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They don’t do it for the mounted heads, they do it to spend time in nature.

That’s the verdict of a survey asking more than 340 Wisconsin hunters why they pursue their sport. The survey was conducted by CALS life sciences communication professor Bret Shaw and doctoral student Beth Ryan as part of a research initiative aimed at informing hunter recruitment and retention efforts. The initiative, called the Hunters Network of Wisconsin, is a partnership between the Wisconsin Department of Natural Resources, UW-Extension and UW-Madison.

Although hunters in Wisconsin are some 700,000 strong, their numbers are declining (the number of gun deer hunting licenses sold decreased by 6.5 percent over the last 10 years, for example). The drop is raising concerns about long-term consequences both for the economy—hunters spend nearly $1.4 billion in the state and contribute more than $197 million in state and local taxes—and for natural resource management, since hunters help keep wildlife populations in check. Hunting is also responsible for more than 25,000 jobs.

Although hunters in Wisconsin are some 700,000 strong, their numbers are declining.

Survey findings can be key in recruiting new-comers to the sport, notes Shaw—a necessary step for hunting to expand its reach beyond current hunters and their children. “Spending time outdoors and connecting with nature are major motivators for Wisconsin hunters,” says Shaw. “This finding is important because it demonstrates that, in Wisconsin, hunting seems to be an important way to connect our increasingly urban society to the natural world. It also highlights the potential mental and physical benefits of hunting, including being outside, exercise, and stress reduction.”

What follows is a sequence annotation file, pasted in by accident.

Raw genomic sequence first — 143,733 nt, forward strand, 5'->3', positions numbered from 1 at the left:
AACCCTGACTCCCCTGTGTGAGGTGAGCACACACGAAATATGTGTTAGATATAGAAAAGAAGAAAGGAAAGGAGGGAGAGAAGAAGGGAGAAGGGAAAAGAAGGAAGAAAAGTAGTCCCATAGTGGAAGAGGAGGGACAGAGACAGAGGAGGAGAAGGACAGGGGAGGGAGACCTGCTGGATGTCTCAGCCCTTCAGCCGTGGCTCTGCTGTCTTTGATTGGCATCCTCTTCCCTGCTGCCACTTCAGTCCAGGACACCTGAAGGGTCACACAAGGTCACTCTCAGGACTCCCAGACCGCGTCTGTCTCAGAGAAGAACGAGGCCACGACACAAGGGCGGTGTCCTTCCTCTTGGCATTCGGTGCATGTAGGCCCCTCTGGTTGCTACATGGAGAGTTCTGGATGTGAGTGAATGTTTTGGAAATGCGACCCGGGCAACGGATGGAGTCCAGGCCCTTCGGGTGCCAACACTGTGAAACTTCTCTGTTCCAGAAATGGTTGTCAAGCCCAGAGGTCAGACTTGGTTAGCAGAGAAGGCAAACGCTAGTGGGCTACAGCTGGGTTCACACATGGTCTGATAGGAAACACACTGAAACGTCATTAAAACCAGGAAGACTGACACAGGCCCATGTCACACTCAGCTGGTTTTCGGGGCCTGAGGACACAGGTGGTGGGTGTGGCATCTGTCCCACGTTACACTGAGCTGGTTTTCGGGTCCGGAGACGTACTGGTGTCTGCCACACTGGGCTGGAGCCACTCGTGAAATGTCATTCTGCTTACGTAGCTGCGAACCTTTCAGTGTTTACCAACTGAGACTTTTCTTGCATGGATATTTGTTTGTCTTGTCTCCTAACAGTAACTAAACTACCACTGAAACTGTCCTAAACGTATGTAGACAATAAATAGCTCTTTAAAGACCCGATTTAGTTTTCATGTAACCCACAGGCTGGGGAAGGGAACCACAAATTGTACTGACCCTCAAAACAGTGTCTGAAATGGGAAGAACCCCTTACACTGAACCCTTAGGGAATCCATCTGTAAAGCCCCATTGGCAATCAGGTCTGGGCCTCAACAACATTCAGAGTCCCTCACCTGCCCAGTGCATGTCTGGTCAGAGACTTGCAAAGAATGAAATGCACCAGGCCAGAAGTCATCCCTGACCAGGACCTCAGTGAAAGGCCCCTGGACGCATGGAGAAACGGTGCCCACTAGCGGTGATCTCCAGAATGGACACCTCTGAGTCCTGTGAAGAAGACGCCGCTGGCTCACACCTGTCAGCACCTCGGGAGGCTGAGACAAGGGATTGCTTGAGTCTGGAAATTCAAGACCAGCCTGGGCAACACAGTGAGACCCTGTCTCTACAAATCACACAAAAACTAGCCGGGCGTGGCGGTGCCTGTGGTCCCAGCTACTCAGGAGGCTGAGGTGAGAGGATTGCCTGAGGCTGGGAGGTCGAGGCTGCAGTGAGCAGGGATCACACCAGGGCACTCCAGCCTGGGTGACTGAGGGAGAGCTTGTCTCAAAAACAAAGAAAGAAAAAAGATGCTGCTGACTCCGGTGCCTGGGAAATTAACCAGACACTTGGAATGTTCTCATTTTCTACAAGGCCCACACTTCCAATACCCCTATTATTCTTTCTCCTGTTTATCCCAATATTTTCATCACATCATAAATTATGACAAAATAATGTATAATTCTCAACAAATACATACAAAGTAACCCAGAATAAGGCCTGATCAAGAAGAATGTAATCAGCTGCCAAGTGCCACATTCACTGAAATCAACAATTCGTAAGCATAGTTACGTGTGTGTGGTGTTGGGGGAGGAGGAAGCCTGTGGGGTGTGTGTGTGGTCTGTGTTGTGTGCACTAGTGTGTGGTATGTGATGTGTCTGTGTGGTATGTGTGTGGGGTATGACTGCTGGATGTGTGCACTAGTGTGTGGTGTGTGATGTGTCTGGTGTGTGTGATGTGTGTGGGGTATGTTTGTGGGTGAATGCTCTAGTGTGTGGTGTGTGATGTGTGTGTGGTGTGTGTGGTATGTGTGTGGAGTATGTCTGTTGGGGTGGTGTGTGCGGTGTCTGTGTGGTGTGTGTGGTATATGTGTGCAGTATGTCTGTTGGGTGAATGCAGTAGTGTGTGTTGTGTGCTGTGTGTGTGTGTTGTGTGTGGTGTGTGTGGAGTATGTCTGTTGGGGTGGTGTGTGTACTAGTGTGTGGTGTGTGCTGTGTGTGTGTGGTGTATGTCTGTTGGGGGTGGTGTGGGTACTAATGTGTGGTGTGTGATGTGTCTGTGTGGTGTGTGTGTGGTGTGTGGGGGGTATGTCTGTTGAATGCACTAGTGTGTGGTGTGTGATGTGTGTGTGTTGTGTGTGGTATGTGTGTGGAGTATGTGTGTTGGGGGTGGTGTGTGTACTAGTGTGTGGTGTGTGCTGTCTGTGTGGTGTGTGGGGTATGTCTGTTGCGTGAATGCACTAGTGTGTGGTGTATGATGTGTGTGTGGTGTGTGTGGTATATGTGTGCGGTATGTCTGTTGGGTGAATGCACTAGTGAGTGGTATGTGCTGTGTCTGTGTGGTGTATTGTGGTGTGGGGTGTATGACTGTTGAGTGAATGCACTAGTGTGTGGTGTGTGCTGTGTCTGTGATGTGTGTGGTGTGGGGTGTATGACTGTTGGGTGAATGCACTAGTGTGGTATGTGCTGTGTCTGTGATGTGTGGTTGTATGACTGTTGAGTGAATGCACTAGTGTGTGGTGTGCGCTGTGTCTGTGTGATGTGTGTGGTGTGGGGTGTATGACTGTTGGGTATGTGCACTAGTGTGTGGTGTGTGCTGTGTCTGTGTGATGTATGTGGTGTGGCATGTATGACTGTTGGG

That’s certainly been the experience of Madison resident Mike Carlson, a lifelong outdoor enthusiast who only recently took to hunting when a friend pulled him into it. “I can’t think of another sport that requires you to be out in nature and be so quiet and still and in tune with things around you,” he says. “It’s opened my eyes to a lot of new experiences out there.”

Carlson doesn’t have kids yet, but he can easily picture teaching them to hunt when he does. And spreading out to new adopters and their kids is exactly the kind of expansion Wisconsin hunting will need.

Survey results are available at www.huntersnetwork.org

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